No one can be untouched by the events that unfolded in Newtown, Conn., on Dec. 14. I first heard reports of the massacre on the radio while working in my home office. After that, it was difficult to keep my mind on the tasks at hand, and eventually I turned on the television.
Even though it seemed that time stood still, the minutes and hours continued to pass and a true sadness descended on me. Young children and teachers – who could possibly target them like this? It is all too unbelievable.
There has been so much discussion in the past few days about the causes of the mass killings by crazed gunmen who wield more weapons and ammunition than anyone could ever need for protection or nonviolent uses. Sadly, we’ve seen this scenario before, but Newtown might be the tipping point that changes attitudes about guns and mental health care. How can Americans tolerate such incidents anymore? How do we bear this burden or explain it to our children?
Images of the 20 youngest victims and the adults who tried to save them haunt my imagination. It is this picture that prompts me to argue that, despite some feelings to the contrary, this is the time to talk about what caused this horrific tragedy. Guns and mental health care aren’t just political issues; they are public health issues, too.
The American Nurses Association has called on President Obama, Congress and policymakers at all levels to keep the issues of mental health care and sensible gun control laws alive.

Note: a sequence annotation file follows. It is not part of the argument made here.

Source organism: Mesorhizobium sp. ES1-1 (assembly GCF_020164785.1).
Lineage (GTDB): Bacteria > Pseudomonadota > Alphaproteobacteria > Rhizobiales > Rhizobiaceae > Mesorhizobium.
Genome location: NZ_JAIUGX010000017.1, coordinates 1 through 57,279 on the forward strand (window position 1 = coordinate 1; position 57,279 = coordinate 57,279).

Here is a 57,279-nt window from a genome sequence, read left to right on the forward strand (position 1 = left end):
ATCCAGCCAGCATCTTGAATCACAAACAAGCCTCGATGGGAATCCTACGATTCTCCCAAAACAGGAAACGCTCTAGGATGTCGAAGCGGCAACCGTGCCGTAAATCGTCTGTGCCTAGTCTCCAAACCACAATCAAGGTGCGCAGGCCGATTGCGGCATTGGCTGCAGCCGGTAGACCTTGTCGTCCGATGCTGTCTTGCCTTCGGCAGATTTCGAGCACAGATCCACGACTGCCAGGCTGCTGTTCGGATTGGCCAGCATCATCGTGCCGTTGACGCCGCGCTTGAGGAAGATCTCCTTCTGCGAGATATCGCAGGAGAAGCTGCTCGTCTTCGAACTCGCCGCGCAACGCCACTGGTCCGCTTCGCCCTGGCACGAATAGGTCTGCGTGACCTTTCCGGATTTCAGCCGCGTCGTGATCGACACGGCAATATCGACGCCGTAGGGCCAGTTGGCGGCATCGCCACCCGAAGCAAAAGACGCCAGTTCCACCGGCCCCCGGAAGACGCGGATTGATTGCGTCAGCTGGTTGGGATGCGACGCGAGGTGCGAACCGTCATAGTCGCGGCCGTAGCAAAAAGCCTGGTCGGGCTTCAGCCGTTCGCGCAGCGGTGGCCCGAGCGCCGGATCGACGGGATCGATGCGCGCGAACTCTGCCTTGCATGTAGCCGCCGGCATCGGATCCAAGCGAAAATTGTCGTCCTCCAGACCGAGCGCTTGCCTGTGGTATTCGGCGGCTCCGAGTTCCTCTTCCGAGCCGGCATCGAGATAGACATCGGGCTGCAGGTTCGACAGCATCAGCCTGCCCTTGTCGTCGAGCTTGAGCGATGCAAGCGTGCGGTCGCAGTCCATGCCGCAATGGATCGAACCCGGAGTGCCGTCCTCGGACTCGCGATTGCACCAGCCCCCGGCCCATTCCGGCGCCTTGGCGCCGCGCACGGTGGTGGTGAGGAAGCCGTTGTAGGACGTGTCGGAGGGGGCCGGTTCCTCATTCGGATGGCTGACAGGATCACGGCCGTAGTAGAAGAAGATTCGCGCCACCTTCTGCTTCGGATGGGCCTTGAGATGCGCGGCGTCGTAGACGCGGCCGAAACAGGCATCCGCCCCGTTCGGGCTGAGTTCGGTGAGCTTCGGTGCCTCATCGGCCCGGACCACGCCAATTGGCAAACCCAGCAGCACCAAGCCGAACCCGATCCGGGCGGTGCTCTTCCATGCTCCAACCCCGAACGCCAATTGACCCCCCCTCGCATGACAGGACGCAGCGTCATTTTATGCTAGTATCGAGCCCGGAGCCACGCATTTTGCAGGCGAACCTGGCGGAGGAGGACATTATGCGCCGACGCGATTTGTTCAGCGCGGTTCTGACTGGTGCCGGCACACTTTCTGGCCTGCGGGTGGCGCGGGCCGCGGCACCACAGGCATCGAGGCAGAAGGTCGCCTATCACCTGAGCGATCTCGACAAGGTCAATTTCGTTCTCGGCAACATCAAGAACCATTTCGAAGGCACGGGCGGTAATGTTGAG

“Our country has witnessed unspeakable acts of mass shootings,” said ANA President Karen A. Daley, PhD, RN, FAAN, in a press release. “The common thread in each of these tragedies has been the lethal combination of easy access to guns and inadequate access to mental health services.”
Here is what the ANA is asking policymakers to do:
• Restore access to mental health services for individuals and families.
• Increase students’ access to nurses and mental health professionals from the elementary school level through college.
• Ban assault weapons and enact other meaningful gun control reforms to protect society.
Delay is the friend of inaction and the enemy of change. Americans, and especially nurses, need to start making changes in our attitudes when it comes to guns, the health and safety of our children and the need for good mental health care. We need to do this while the wounds of Newtown are still open and hurting. All the needed discussion has taken place. It’s time to act.
During this holiday season, our heartfelt sympathies and thoughts go out to all the people of Newtown and elsewhere who have been affected by this tragedy.
What do you think? How has the Newtown tragedy affected you?
Tell us about it.
Monday, December 24, 2012
Posted by E'Louise Ondash at 10:35 AM